Artists: Isior Kaufman (Hungary/Poland, 1853-1921)

Figure 1.-- Izidor Kaufman decicated his career to creating a record of Jewish life in Eastern Europe, especiually Poland. He was especially intereted in Hasidic Jews. Here is his portrait of an unidntified Hasidic boy. Notice his side curls. The side locks or curls are called 'Payos' meaning 'corners of the head'. We are not sure what kind of shirt or blouse he is wearing.

We note an artist who began painting after a commercial career--Isidor Kaufmann. He is a little difficult to categorize in country terms. He painted while a subject of the Austro-Hungarian Empire. He was born to Hungarian Jewish parents in Arad, then a part of the Hungarian Kingdom within the Austrian Empire (1853). The town is now a part of Romania. His parents insisted he pursue a commercial career. Thus he could begin persuing art only as a young adult. He studied at the Landes-Zeichenschule in Budapest for a year (1875). He then went to Vienna to syudy (1876). He was rejected by the Academy of Fine Arts (1876). We are not sure why, but the fact he was Jewish was likely a factor. So he soughtout established artists to study unfer. He worked in the studio of Joseph Matthäus Aigner. He then was accepted by the Malerschule of the Vienna Academy. And finlly became a private pupil of Professor Trenkwald. He decided to pursue gebre painting, naley images of Jewish life in Eastern Europe. This included many fine portraits of individuals, like the unidentified Hasidic boy here (figure 1). He did a lot of his work in Poland and thus has to be lited among Polish artidts as well as Hungarian. He worked in Poland largely a part of the Tsarist Empire. Poland attracted him because there was such a large Jewish population, including a substrantial Hasidic population which was of special interest to Kaufmann.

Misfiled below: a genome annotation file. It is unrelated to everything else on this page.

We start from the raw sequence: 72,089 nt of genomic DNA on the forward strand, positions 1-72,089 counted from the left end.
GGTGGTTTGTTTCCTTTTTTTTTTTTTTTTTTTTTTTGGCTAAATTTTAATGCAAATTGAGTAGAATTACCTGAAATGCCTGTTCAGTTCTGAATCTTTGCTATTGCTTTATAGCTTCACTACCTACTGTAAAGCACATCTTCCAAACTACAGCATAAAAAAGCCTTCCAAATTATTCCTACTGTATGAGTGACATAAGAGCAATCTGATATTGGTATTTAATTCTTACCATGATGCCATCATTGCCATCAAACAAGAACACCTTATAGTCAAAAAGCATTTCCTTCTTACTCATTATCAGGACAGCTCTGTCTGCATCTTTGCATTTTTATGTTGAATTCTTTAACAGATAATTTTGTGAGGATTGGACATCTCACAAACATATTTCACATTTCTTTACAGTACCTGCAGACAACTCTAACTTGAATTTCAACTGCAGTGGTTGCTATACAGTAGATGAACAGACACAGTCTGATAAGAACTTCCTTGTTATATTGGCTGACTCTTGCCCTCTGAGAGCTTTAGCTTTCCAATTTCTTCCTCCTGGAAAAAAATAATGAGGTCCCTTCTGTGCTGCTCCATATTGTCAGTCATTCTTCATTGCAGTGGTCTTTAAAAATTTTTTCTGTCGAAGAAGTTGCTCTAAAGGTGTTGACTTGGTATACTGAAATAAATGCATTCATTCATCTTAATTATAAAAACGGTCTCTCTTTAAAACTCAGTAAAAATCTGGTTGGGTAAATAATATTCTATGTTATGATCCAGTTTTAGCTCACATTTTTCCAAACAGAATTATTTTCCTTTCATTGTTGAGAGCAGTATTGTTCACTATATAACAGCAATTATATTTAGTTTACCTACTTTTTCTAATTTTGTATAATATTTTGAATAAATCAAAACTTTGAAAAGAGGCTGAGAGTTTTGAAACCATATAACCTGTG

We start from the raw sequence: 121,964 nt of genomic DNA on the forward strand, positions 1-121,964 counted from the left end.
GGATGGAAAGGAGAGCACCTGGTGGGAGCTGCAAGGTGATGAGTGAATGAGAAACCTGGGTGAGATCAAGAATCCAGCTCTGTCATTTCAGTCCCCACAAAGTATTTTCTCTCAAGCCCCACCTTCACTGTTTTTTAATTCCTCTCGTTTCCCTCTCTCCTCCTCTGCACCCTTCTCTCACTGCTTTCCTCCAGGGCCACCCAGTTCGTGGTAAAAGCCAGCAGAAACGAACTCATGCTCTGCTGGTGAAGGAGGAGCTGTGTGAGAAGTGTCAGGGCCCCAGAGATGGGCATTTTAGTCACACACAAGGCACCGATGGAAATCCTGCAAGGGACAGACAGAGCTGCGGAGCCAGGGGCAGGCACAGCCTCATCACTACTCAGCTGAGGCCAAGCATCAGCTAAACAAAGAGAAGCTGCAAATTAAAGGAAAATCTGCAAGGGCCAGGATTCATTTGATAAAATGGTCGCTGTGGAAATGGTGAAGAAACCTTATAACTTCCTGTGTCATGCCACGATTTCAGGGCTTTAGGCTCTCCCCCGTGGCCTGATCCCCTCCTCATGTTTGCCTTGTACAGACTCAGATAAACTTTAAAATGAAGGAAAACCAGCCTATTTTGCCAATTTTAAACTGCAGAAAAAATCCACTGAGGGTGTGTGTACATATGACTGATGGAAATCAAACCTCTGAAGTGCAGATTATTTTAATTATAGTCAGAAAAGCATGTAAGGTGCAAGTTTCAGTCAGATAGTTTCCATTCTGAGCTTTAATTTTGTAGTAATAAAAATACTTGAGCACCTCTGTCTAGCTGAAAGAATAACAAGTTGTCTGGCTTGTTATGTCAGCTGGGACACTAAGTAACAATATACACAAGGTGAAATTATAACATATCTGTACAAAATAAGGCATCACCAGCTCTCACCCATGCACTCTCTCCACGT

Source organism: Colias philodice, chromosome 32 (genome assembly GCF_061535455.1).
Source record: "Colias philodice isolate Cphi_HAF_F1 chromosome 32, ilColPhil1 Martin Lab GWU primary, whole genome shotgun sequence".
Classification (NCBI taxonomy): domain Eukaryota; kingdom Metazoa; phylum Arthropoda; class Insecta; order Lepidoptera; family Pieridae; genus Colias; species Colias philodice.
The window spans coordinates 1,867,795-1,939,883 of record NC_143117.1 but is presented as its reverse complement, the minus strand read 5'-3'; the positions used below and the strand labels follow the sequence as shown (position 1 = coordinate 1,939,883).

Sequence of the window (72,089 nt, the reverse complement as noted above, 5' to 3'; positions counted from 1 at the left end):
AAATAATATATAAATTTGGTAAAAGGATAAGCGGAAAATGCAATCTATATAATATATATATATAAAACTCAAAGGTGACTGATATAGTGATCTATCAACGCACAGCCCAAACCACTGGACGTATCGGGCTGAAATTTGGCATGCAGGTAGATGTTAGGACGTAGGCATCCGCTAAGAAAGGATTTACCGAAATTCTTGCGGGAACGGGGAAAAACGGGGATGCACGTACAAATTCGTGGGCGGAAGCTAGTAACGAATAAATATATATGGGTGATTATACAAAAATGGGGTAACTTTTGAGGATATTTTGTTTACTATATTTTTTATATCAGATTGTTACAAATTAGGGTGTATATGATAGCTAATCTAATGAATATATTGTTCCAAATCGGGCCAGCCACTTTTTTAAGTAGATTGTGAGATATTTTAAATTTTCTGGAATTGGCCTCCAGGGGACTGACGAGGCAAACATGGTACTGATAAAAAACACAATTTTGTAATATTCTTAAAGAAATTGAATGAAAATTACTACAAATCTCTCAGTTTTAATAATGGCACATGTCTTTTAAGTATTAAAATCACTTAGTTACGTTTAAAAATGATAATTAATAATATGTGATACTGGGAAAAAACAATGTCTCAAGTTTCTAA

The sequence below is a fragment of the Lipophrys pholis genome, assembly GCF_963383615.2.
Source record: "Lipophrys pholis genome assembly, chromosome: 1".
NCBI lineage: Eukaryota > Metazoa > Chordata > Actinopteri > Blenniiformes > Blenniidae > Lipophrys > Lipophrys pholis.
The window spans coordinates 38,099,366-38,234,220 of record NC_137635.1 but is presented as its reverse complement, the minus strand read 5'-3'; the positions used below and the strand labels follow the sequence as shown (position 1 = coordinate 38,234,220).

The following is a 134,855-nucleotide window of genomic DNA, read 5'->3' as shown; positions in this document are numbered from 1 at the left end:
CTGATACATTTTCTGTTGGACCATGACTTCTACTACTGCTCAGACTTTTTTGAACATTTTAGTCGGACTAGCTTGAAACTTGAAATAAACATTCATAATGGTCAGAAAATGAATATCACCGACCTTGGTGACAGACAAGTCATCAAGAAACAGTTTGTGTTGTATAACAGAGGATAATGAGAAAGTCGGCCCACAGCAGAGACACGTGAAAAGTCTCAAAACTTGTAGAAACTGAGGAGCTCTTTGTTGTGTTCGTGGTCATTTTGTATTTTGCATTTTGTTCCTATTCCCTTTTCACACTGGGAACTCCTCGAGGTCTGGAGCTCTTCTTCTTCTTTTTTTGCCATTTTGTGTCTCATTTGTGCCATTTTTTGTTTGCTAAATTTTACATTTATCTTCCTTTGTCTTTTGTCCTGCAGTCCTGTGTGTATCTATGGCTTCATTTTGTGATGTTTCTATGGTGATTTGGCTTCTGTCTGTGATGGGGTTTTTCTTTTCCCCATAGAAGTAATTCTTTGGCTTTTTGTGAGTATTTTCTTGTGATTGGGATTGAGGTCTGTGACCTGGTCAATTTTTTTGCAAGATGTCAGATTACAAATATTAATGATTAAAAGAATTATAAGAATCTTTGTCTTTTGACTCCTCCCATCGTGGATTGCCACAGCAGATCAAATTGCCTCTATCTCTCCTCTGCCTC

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Created: 7:45 AM 12/5/2011
Last updated: 1:50 PM 12/5/2011